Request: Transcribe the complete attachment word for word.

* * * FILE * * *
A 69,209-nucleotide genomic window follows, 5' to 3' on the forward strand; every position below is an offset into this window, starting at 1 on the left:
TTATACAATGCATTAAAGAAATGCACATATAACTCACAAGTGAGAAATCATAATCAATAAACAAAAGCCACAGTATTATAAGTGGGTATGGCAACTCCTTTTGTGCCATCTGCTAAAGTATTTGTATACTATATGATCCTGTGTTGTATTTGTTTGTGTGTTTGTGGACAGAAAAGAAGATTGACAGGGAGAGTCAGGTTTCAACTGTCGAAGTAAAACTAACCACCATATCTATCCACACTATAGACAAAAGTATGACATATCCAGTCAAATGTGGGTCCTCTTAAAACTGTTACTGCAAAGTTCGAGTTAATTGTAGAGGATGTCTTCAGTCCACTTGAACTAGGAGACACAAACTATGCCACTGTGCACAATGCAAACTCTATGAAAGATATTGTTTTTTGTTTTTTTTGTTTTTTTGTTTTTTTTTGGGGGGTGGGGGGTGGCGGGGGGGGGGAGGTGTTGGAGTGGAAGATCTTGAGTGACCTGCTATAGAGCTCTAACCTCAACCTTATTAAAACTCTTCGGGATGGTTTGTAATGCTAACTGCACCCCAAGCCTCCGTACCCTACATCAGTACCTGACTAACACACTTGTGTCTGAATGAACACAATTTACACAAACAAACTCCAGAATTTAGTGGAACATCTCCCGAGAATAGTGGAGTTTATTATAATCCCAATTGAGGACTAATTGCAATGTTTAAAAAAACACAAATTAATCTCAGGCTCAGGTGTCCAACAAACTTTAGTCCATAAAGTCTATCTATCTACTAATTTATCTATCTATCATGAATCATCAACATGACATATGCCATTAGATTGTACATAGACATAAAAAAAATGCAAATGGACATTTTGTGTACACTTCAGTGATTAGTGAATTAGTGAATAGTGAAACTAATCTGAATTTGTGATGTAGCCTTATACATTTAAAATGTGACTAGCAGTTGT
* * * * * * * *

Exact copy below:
A 69,209-nucleotide genomic window follows, 5' to 3' on the forward strand; every position below is an offset into this window, starting at 1 on the left:
TTATACAATGCATTAAAGAAATGCACATATAACTCACAAGTGAGAAATCATAATCAATAAACAAAAGCCACAGTATTATAAGTGGGTATGGCAACTCCTTTTGTGCCATCTGCTAAAGTATTTGTATACTATATGATCCTGTGTTGTATTTGTTTGTGTGTTTGTGGACAGAAAAGAAGATTGACAGGGAGAGTCAGGTTTCAACTGTCGAAGTAAAACTAACCACCATATCTATCCACACTATAGACAAAAGTATGACATATCCAGTCAAATGTGGGTCCTCTTAAAACTGTTACTGCAAAGTTCGAGTTAATTGTAGAGGATGTCTTCAGTCCACTTGAACTAGGAGACACAAACTATGCCACTGTGCACAATGCAAACTCTATGAAAGATATTGTTTTTTGTTTTTTTTGTTTTTTTGTTTTTTTTTGGGGGGTGGGGGGTGGCGGGGGGGGGGAGGTGTTGGAGTGGAAGATCTTGAGTGACCTGCTATAGAGCTCTAACCTCAACCTTATTAAAACTCTTCGGGATGGTTTGTAATGCTAACTGCACCCCAAGCCTCCGTACCCTACATCAGTACCTGACTAACACACTTGTGTCTGAATGAACACAATTTACACAAACAAACTCCAGAATTTAGTGGAACATCTCCCGAGAATAGTGGAGTTTATTATAATCCCAATTGAGGACTAATTGCAATGTTTAAAAAAACACAAATTAATCTCAGGCTCAGGTGTCCAACAAACTTTAGTCCATAAAGTCTATCTATCTACTAATTTATCTATCTATCATGAATCATCAACATGACATATGCCATTAGATTGTACATAGACATAAAAAAAATGCAAATGGACATTTTGTGTACACTTCAGTGATTAGTGAATTAGTGAATAGTGAAACTAATCTGAATTTGTGATGTAGCCTTATACATTTAAAATGTGACTAGCAGTTGT